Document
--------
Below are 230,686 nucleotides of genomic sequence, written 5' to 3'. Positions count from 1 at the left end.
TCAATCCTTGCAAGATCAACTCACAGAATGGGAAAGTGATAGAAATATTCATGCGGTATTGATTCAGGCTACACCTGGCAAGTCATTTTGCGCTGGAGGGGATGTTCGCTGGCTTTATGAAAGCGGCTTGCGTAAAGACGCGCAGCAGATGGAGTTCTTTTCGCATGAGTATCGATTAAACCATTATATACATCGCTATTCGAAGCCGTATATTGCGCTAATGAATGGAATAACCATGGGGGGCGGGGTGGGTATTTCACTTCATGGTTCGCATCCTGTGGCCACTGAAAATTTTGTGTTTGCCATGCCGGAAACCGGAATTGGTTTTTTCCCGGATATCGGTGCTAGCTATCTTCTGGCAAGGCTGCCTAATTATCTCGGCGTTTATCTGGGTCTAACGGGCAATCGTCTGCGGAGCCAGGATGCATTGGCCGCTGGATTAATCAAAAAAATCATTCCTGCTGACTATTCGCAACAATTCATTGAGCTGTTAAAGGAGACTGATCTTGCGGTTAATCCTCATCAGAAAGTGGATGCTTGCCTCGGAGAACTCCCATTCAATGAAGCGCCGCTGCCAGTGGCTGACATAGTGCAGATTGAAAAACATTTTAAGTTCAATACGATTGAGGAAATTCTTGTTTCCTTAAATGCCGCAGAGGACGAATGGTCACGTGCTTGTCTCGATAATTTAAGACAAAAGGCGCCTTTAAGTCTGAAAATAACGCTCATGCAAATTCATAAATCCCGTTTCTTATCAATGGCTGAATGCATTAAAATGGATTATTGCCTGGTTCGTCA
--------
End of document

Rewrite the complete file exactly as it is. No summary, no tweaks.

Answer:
Below are 230,686 nucleotides of genomic sequence, written 5' to 3'. Positions count from 1 at the left end.
TCAATCCTTGCAAGATCAACTCACAGAATGGGAAAGTGATAGAAATATTCATGCGGTATTGATTCAGGCTACACCTGGCAAGTCATTTTGCGCTGGAGGGGATGTTCGCTGGCTTTATGAAAGCGGCTTGCGTAAAGACGCGCAGCAGATGGAGTTCTTTTCGCATGAGTATCGATTAAACCATTATATACATCGCTATTCGAAGCCGTATATTGCGCTAATGAATGGAATAACCATGGGGGGCGGGGTGGGTATTTCACTTCATGGTTCGCATCCTGTGGCCACTGAAAATTTTGTGTTTGCCATGCCGGAAACCGGAATTGGTTTTTTCCCGGATATCGGTGCTAGCTATCTTCTGGCAAGGCTGCCTAATTATCTCGGCGTTTATCTGGGTCTAACGGGCAATCGTCTGCGGAGCCAGGATGCATTGGCCGCTGGATTAATCAAAAAAATCATTCCTGCTGACTATTCGCAACAATTCATTGAGCTGTTAAAGGAGACTGATCTTGCGGTTAATCCTCATCAGAAAGTGGATGCTTGCCTCGGAGAACTCCCATTCAATGAAGCGCCGCTGCCAGTGGCTGACATAGTGCAGATTGAAAAACATTTTAAGTTCAATACGATTGAGGAAATTCTTGTTTCCTTAAATGCCGCAGAGGACGAATGGTCACGTGCTTGTCTCGATAATTTAAGACAAAAGGCGCCTTTAAGTCTGAAAATAACGCTCATGCAAATTCATAAATCCCGTTTCTTATCAATGGCTGAATGCATTAAAATGGATTATTGCCTGGTTCGTCA